Even though we are living in an age where growing old is thought of as an inevitable misery, this doctor has been changing the game for seniors over the last 25 years.
It all started in 1991 when the Harvard-educated physician was transferred from working in a stressful emergency room to being the medical director of a nursing home in upstate New York. The depressing and regimented environment got him thinking on what exactly could improve the residents’ conditions.
Even though animals in nursing homes were illegal at the time, Dr. Bill Thomas took a chance: based on a hunch, he brought in two dogs, four cats, hens, rabbits, 100 parakeets, a multitude of plants, a flower garden, and vegetable patch.
The change was dramatic.
There was a 50% drop in medical prescriptions along with a dramatic decrease in death rates – but most importantly, the residents were simply happier.
Dr. Thomas’s approach – dubbed the Eden Alternative – has driven nursing homes to allow a more autonomous and creative living space for their elderly. It erases the stereotype that growing old means growing useless, as well as encourages residents to think of their age as an enriching new phase of their life rather than the end of it.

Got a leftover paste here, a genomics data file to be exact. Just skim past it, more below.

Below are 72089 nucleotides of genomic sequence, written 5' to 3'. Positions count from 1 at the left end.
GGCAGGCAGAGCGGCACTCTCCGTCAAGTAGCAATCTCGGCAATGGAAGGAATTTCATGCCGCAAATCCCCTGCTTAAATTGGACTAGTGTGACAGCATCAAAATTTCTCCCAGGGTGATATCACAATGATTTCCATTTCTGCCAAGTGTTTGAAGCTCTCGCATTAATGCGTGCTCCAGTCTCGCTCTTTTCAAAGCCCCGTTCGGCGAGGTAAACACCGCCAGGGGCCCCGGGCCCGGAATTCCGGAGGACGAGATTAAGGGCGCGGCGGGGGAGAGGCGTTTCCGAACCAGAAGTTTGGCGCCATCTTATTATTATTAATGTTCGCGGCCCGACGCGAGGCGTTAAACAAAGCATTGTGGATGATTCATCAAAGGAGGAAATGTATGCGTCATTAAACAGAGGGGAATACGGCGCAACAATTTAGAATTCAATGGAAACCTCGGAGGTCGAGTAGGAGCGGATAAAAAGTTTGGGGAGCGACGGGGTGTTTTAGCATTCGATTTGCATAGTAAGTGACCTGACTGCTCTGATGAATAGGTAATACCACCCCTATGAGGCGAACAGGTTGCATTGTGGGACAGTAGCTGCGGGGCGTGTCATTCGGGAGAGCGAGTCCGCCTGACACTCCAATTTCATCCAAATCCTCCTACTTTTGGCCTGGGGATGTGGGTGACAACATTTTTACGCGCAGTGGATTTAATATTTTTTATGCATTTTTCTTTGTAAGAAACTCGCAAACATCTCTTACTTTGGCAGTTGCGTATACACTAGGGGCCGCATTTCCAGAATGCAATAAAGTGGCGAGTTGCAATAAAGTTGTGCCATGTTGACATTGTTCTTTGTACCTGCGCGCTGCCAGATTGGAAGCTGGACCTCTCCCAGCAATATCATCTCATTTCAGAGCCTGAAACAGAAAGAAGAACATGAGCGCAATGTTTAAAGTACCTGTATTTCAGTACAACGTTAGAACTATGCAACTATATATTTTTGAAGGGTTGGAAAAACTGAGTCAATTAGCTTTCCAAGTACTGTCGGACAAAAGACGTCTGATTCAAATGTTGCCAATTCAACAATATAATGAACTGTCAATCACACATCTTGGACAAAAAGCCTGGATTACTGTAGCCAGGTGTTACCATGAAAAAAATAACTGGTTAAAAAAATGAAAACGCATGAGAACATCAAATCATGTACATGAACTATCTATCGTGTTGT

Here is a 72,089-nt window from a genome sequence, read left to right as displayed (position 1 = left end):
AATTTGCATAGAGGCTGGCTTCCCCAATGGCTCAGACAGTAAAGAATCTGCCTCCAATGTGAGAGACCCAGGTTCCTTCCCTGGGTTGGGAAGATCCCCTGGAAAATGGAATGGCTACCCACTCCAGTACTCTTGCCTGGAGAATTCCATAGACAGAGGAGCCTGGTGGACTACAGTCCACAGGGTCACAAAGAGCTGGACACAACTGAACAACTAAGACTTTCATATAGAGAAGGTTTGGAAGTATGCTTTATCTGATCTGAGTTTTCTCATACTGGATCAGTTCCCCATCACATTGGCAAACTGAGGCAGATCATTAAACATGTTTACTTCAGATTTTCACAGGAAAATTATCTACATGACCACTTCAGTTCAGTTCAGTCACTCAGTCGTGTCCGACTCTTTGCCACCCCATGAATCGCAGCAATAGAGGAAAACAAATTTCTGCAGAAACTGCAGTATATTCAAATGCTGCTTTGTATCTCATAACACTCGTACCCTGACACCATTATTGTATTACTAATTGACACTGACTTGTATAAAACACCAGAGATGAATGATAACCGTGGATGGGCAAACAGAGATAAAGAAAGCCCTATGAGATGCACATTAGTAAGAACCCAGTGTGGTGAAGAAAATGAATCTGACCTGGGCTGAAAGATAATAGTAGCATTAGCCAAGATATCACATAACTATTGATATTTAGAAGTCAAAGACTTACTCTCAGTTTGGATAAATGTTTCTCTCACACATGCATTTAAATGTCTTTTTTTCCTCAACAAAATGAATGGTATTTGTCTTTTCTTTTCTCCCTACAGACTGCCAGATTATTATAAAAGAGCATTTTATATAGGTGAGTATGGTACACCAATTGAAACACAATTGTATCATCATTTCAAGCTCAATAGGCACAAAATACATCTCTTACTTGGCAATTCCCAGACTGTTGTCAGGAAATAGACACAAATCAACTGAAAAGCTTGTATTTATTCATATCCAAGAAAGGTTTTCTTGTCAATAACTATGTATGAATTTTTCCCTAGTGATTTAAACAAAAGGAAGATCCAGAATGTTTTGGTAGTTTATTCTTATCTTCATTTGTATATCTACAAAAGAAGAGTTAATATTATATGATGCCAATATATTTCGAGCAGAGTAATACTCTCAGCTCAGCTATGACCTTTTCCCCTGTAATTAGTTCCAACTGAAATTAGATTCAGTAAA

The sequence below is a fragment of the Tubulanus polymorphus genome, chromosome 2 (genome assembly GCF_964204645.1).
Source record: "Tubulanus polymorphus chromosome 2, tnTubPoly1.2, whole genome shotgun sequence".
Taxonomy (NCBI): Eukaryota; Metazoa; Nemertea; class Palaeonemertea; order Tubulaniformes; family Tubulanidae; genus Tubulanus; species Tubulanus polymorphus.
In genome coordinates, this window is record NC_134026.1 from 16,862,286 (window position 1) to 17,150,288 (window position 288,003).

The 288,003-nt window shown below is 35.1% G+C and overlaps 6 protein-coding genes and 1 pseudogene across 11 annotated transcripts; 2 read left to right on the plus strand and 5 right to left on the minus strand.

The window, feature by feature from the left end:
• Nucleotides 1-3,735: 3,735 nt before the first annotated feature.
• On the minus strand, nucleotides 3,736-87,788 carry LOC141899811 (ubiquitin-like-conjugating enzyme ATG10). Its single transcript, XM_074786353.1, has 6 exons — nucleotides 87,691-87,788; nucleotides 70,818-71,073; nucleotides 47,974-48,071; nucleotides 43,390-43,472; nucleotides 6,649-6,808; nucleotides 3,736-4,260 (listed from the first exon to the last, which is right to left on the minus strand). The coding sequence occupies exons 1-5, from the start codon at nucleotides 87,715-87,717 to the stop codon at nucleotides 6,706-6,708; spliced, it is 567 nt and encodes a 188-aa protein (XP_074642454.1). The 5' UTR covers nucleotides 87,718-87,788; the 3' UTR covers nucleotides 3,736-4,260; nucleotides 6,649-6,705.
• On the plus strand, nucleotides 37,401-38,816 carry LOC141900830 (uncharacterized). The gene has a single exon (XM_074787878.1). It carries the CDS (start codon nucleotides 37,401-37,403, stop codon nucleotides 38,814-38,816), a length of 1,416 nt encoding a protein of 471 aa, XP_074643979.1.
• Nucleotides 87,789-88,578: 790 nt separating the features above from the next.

Thomas, now a speaker and author of several books, also created small, independently run residences with their own bedrooms and bathrooms called Green Houses—and he has been preaching a singular message that getting old is not a bad thing.
“Within six weeks, they had to send a truck around to pick up all the wheelchairs,” Thomas told the Washington Post. “You know why most people [in nursing homes] use wheelchairs? Because the buildings are so damn big.”
The 56-year-old doctor’s methods have been adopted in Australia, Japan, Canada, and America with mammoth success. In 2015 he published Second Wind: Navigating the Passage to a Slower, Deeper, and More Connected Life, a guide on how to shift our perspectives on aging and growth.
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